Street Light Interference Effect, or, You are a Slider
You’ve got this electricity thing. Capability. Talent. Call it what you want. It works.
Seventh grade was the first time it happened. Pre-Algebra class. Ms. It’s-None-of-Your-Business-Whether-or-Not-I’m-Married taught you how to find x if twenty-times-x-equals three hundred. She was the Cheshire cat. Her grin was so wide you could see the sides of her molars. Her eyelids were painted lavender. She was the drag queen Divine reincarnated, minus the belly rolls.At the end of class she single-filed you all at her desk. You were supposed to staple your papers together. The stapler was aqua, bedazzled with rhinestones. She sat at her desk munching on a snack cake, licking her fingers. Her nickname—Missile Tits—was obvious: she was Madonna in the eighties. Instead of a push-up bra she wore a push-out.
Your turn. You put your worksheet under the stapler’s mouth and pressed down on the stapler. Then you heard it: a sizzle, a thud, a crack, a hiss.
Ms. It’s-None-of-Your-Business-Whether-or-Not-I’m-Married’s smile dropped. She swiveled a one-eighty in her chair. You looked at the computer screen behind her. It waved at you, multicolored.
You pressed the stapler again. Pop! The screen went black. It revived itself, an artist’s palate of color whorls.
Ms. It’s-None-of-Your-Business-Whether-or-Not-I’m-Married swiveled back around and barked an order: Do it again. You did. The screen jumped. Why’s it doing that, she said. Try giving it to someone else. Oh, well, that didn’t work. Try holding the stapler in your hand and then do it.
The screen spazzed every time. It glittered. Ms. It’s-None-of-Your-Business-Whether-or-Not-I’m-Married’s eyes were lighthouse beams. Let me try, she yelled. When nothing happened, she said, What did you do?
You’re older now. Horny. You’ve met a guy with a face so smooth—minus the stubble—you wonder if he has pores. You’re on your first date with him at some Mexican dive with chili-pepper-and-palm-tree lights dangling from the ceiling. You’re sharing a third electric-blue margarita with him. The alcohol makes you restless.
His lips are cashmere. You can already feel them there. Combined with the stubble…
What’s wrong, he asks? You must have been looking at his lips too hard. You lie, say that alcohol makes you squirm as you cross your legs to hide yourself.
Don’t squirm too much, he says, You look like you’re being shocked.
The waitress drops by the table and asks about the drinks. Her hair is blonde, streaked magenta and indigo. You give her a thumbs-up. So does he. Her fingernails are laquered metallic mint.
Mind if we have another, your date asks the bimbo. She makes a high-pitched glottic squeal and scampers away.
He looks at you. High octane, he says, rolling his eyes toward where the waitress stood.
You laugh. You feel his hand on your knee. Out of the corner of your eye, you can see a strand of the chili-pepper lights brightening. The peppers blaze acid red.
You’re driving him home. The margaritas were fine, but the enchiladas were served with marinara sauce on top, so you decided to spare your taste buds and leave. You tipped Barbie, though.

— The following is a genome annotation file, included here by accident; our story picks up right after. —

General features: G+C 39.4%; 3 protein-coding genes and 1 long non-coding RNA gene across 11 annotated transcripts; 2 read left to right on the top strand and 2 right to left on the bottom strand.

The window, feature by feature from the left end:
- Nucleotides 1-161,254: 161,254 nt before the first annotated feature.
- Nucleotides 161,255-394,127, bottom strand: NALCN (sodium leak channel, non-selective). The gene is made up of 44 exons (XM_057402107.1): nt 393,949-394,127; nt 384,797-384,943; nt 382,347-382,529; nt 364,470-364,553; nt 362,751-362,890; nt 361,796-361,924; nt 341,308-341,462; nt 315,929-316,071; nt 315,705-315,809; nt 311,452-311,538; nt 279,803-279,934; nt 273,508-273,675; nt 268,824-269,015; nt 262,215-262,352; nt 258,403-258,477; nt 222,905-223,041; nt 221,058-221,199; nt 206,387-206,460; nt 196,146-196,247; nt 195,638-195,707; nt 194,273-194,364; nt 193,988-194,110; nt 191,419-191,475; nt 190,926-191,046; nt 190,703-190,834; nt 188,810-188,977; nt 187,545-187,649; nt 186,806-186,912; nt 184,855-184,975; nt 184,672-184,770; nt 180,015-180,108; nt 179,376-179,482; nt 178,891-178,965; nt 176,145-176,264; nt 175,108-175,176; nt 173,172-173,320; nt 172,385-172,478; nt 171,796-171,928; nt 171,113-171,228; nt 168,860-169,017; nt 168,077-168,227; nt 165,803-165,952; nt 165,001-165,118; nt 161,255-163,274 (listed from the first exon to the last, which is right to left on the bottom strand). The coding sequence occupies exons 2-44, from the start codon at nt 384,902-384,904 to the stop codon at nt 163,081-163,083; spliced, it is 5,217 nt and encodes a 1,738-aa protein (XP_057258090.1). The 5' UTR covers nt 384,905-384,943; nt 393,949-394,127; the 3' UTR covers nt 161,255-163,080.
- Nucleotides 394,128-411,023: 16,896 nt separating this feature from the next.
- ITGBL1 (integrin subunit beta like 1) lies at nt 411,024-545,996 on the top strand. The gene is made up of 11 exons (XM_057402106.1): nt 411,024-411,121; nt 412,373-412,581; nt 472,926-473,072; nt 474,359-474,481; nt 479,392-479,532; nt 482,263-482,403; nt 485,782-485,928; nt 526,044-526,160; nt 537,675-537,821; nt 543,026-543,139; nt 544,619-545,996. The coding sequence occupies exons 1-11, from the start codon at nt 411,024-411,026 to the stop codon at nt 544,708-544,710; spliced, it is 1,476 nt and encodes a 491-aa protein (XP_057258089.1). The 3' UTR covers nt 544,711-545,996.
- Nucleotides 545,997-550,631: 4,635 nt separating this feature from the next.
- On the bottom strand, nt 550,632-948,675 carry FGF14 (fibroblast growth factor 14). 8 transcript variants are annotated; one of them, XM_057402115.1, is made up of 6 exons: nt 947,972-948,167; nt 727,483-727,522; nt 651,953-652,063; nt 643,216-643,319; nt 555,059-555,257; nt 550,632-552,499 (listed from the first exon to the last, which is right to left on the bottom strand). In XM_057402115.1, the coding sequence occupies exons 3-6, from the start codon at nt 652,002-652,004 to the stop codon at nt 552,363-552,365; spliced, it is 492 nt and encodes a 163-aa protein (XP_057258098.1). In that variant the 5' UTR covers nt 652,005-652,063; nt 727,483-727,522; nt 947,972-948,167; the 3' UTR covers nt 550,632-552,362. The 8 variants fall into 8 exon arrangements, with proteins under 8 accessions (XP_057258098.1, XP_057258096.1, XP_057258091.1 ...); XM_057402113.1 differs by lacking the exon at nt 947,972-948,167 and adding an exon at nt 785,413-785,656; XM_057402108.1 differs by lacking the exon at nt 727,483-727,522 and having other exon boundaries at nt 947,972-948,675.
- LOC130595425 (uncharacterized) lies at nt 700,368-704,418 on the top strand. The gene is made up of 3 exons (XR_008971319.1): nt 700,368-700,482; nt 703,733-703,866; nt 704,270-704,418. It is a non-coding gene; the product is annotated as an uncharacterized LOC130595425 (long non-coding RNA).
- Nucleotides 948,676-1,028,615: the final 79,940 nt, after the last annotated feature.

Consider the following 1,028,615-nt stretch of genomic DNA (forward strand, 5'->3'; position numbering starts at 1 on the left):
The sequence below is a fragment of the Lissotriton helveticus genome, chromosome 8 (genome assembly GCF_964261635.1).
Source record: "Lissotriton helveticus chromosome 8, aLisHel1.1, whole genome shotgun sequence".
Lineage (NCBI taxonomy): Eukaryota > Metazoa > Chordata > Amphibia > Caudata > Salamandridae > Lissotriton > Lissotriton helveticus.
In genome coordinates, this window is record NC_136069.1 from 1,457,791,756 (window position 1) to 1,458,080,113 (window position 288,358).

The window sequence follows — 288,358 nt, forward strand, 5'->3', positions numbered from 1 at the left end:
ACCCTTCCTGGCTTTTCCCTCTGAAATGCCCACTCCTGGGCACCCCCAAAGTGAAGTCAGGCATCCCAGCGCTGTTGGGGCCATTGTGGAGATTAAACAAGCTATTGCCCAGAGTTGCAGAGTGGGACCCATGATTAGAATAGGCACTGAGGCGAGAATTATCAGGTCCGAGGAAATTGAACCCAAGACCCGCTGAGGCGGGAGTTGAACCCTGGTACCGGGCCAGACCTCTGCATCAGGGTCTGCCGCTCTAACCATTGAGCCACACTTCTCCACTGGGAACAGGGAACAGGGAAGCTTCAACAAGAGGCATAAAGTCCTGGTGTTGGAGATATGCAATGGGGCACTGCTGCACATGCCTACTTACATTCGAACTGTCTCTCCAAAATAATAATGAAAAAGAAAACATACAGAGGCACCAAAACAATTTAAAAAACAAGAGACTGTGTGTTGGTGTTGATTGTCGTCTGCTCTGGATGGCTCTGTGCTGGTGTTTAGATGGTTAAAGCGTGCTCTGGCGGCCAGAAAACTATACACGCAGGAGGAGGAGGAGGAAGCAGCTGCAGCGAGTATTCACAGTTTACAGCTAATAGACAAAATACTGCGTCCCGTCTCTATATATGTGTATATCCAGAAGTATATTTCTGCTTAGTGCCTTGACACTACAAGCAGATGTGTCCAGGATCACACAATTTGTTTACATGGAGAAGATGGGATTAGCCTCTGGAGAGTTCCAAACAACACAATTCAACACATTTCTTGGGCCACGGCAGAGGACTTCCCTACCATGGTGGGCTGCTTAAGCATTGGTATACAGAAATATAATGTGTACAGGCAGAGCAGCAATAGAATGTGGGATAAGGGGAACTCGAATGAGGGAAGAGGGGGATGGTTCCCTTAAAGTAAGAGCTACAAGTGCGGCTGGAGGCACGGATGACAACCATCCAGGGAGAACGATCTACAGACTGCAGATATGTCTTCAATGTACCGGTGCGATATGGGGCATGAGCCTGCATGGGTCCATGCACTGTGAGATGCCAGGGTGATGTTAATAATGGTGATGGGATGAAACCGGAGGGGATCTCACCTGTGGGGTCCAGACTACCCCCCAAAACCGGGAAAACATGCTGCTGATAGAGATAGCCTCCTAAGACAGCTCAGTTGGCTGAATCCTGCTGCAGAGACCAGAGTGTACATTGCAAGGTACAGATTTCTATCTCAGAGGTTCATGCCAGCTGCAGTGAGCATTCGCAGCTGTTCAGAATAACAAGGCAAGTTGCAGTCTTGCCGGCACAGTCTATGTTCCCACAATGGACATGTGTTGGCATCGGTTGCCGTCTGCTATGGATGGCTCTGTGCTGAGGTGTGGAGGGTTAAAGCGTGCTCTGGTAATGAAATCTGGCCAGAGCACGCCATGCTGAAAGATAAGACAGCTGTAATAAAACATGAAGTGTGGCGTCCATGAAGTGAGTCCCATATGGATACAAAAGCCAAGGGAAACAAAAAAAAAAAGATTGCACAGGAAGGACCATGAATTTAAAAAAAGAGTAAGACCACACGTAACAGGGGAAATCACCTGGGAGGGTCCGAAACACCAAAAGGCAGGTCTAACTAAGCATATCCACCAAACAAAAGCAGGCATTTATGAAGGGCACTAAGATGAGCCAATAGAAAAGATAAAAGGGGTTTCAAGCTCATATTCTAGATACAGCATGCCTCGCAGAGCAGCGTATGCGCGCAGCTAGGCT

Your hand is on top of the gearshift. He puts his hand on top of yours. You pull yours out from under his and press the knob to turn on the radio, but no music plays from the radio.
That’s weird, you say. Really weird. You press the knob again. It doesn’t work. You replace your hand on his.
Ouch, he says, and pulls his hand away, shaking it.
Sorry, you say.
No worries, he says. He grabs your hand, pulls it to his mouth, and tries to kiss it. Another shock.
His lips form an O and you’re sure he’s saying Ouch again, but you can’t hear him. The radio is on now, full-blast. You turn the volume down.
Sorry, you say again.
It’s nothing, he says.
My shoes must have gathered a lot of static, you tell him. He grins.
You place your hand back on the gearshift. He reaches to put his hand on top of yours, but hovers before he commits.
Don’t worry, you say. No bites.
He smiles. He puts his hand down. No shock.
When you pull into his driveway you get out to open his door. He tries to protest this, but you insist. He’s already tried protesting your driving tonight, too, but you convinced him to let you.
A bolt shoots from the door handle to your hand. It hurts. You brush it off. You’re used to it. Snowflakes and metallic confetti chase each other behind your eyes. He exits the car.
Thanks for the date, he says.
Hope we can have another soon, you say.
He stands in front of you. You see the reflection of a streetlight in his eyes. The light dims.
Those lamps are pieces of shit, he says, and looks back at you. He brushes a piece of fuzz away from his mouth.
He leans in for the kiss. Zap! It hurts. He pulls away, licking his lips.
So weird, he says. You try to say something in response, but only static leaves your mouth.
Finally, you utter something: One more try. He nods. You place the tips of your fingers on his waist, feel the density of his muscle beneath the clothes, and push your face toward his. He wraps his arms around you; you push your hips into his. You kiss.
When you lift yourself off the grass you smell your shirt burning. Your hands are charred black. On the other side of the lawn, he’s lifting himself up, too. His shoes and jeans are fried; the metal buckle on his belt blazes. His shirt is ripped. A trickle of blood runs from his lip to his chin. He wipes it with his wrist and tongues his lip.
He smiles at you. Then, he speaks: Want to come inside?
The streetlight grows brighter and brighter and brighter and brighter and brighter.